School’s refusal to let boy wear cornrow braids is ruled racial discrimination

Boy’s family wins case in high court against school in Harrow  that bans ‘gang-related’ hairstyles.

A school’s anti-gang ban on unconventional hairstyles has resulted in “unlawful, indirect racial discrimination which is not justified”, the high court has ruled.

The test case decision is a victory for the family of African-Caribbean teenager “G”, who wears his hair in cornrow braids as part of a family tradition.

G, who cannot be named, and his mother challenged a refusal by St Gregory’s Catholic Science College in Kenton, Harrow, north London, to let G through the school gates with his braids in September 2009, when he was 11.

Mr Justice Collins, sitting in London, ruled that the hair policy was not unlawful in itself, “but if it is applied without any possibility of exception, such as G, then it is unlawful”.

He said in future the school authorities must consider allowing other boys to wear cornrows if it is “a genuine family tradition based on cultural and social reasons”.

Even though the family’s application for judicial review was successful, G, now 13, does not wish to return to the school, which he left in tears on his first day.

“This is an important decision,” said G’s solicitor, Angela Jackman, after the hearing. “It makes clear that non-religious cultural and family practices associated with a particular race fall within the protection of equalities legislation.”

The judge emphasised that the school’s “short back and sides” hair policy was perfectly permissible and lawful, but exceptions had to be made on ethnic and cultural grounds.

He stressed that the school was “not in any way racist” but had made “an honest mistake” in failing to allow for exceptions, adding: “The school has had glowing Ofsted reports and there is no question that it is an excellent school.”

The judge said headteacher Andrew Prindiville had justified the policy as necessary to stop the gang culture prevalent in the area, in which haircuts were used as badges of membership, coming into the school.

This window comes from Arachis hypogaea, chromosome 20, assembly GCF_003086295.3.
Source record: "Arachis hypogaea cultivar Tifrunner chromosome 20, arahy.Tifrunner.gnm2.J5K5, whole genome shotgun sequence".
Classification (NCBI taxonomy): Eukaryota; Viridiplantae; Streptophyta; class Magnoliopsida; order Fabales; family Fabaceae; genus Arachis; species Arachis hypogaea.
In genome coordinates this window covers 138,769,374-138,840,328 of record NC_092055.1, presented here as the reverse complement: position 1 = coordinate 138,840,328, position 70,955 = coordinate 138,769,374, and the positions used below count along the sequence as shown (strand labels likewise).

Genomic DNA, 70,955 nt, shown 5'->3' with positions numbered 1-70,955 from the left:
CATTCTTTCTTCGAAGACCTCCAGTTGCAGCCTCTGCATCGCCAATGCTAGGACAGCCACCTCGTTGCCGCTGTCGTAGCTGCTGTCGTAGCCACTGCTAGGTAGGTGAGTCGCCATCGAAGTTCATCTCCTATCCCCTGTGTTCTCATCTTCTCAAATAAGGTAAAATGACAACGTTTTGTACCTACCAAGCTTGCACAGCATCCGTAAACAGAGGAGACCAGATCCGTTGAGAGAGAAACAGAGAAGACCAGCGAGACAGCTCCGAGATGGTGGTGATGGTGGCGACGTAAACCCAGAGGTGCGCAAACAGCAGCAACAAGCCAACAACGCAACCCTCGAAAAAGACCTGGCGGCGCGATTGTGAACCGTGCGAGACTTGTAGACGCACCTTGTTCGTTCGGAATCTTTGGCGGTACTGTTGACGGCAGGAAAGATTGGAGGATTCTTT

Cornrows were not necessarily gang-linked but other styles, like the skinhead haircut, might well have that connection, the judge said.

The fear was that allowing exceptions to the “short back and sides” rule would undermine the anti-gang policy.

But the judge pointed out that exceptions were already made for Rastafarians and Sikh boys who wore hair beyond the collar, and similar exceptions should be made for African Caribbeans.

The judge said G’s family was not alone in regarding cornrows as part of their culture: “There are, on the evidence, other African Caribbeans who take the same view.”

The judge refused the head teacher and governors permission to appeal to the court of appeal, but they can still go to the appeal judge directly to ask them to consider the case.

The judge stressed that he was not ruling on whether the exclusion of G in 2009 was unlawful. It had been suggested that G’s family might bring a county court damages action over the case.

That would be the time to decide whether or not the school had dealt with G’s desire to wear cornrows in an unlawful manner, said the judge.

Jackman said the judge had found the school’s policy unlawful as it applied to African Caribbean boys with G’s beliefs because it indirectly discriminated on race grounds.

She added: “For G, wearing his hair in cornrows is a fundamental cultural practice which would have had no adverse impact upon the school. His wishes, however, were dismissed by the school without any consideration. Whilst schools face the challenges of maintaining good discipline, a community environment and their particular ethos, this case is a reminder that they must do so within the boundaries of the law.”

Source: The Guardian

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